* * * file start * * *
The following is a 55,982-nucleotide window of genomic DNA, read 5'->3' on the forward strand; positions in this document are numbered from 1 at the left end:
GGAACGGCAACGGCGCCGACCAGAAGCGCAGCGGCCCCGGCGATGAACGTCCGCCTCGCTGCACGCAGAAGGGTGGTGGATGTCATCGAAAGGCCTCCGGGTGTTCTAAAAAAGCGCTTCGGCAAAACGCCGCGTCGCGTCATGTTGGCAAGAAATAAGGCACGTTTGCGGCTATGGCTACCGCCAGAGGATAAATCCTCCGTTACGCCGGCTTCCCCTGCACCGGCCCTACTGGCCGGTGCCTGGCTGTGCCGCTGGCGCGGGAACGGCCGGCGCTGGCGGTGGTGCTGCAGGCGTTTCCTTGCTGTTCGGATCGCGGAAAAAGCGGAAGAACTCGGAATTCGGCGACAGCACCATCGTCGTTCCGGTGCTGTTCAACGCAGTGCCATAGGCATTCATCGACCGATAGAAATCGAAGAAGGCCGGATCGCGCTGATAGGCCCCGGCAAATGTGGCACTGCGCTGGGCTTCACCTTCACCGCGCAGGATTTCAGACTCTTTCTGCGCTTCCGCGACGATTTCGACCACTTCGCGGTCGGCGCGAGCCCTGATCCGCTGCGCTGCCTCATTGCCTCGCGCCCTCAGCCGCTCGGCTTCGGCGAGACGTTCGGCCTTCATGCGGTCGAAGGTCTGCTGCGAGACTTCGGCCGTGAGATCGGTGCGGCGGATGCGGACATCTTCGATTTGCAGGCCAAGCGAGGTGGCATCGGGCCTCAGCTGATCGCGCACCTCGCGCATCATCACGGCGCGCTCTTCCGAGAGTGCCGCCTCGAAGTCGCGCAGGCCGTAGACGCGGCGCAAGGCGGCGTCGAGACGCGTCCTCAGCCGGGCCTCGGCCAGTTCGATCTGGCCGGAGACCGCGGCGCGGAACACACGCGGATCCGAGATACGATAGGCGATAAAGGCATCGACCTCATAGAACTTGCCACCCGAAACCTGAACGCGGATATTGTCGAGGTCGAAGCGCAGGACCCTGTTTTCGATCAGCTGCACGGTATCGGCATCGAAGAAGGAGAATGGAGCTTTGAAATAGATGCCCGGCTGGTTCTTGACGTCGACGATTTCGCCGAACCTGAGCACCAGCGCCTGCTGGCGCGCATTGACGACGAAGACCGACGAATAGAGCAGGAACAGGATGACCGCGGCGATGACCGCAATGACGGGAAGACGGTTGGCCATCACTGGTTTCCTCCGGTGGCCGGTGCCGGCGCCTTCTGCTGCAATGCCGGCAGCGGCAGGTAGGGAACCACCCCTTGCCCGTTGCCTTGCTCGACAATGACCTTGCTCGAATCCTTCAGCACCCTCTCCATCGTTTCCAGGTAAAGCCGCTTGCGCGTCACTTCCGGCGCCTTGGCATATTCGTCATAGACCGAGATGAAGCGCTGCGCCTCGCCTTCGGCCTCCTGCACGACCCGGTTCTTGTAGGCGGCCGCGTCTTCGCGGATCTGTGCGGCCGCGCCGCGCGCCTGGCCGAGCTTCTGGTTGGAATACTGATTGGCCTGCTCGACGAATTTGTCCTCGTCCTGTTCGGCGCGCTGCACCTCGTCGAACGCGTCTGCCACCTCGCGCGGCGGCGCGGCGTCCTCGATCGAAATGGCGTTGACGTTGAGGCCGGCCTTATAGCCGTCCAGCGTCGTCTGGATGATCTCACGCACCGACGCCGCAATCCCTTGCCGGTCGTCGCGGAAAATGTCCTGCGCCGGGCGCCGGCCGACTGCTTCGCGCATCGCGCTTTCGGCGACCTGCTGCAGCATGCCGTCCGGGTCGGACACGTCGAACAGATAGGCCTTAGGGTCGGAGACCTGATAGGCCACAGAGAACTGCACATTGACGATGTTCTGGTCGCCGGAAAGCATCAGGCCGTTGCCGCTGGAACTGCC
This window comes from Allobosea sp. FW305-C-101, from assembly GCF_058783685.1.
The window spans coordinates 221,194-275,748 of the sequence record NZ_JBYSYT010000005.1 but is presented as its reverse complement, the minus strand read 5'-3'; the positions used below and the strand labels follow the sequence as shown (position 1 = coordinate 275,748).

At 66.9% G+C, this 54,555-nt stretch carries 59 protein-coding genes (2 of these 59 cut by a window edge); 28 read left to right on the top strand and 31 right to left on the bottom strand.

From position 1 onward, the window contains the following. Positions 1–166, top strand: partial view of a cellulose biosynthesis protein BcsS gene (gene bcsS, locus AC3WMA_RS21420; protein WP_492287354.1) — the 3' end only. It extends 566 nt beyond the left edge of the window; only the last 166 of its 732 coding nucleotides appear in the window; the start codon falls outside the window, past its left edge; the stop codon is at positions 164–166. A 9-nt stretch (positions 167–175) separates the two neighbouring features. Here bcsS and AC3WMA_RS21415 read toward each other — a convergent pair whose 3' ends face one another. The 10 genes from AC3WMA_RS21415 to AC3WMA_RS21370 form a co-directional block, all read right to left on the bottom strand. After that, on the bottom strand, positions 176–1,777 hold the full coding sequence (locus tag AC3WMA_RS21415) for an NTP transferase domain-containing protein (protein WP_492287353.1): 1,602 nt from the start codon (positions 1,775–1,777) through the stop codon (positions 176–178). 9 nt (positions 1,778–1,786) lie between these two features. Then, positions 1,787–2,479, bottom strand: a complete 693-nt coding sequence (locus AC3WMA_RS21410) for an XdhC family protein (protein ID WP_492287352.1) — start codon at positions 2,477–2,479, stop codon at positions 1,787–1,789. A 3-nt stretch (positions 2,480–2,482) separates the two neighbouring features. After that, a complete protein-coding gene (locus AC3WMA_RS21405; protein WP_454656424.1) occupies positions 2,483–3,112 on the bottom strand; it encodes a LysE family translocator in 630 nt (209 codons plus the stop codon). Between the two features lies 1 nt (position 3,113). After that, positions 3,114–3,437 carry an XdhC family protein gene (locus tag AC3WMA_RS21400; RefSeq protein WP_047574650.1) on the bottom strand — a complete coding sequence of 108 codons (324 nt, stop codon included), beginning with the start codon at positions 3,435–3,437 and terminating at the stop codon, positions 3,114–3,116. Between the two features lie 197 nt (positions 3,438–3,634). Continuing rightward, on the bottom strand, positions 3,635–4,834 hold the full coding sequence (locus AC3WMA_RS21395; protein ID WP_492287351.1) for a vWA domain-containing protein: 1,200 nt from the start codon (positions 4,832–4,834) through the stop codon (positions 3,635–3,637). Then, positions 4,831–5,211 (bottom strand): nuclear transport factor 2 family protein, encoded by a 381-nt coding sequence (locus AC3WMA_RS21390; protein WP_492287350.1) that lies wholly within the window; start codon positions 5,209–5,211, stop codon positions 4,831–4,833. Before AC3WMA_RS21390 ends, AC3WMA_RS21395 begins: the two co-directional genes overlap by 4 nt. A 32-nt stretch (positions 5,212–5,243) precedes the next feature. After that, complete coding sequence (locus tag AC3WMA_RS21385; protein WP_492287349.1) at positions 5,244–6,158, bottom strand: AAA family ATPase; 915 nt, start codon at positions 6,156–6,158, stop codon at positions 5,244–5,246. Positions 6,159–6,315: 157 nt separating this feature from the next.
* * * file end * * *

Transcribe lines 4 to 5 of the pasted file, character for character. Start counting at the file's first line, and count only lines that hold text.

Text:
The window spans coordinates 221,194-275,748 of the sequence record NZ_JBYSYT010000005.1 but is presented as its reverse complement, the minus strand read 5'-3'; the positions used below and the strand labels follow the sequence as shown (position 1 = coordinate 275,748).

At 66.9% G+C, this 54,555-nt stretch carries 59 protein-coding genes (2 of these 59 cut by a window edge); 28 read left to right on the top strand and 31 right to left on the bottom strand.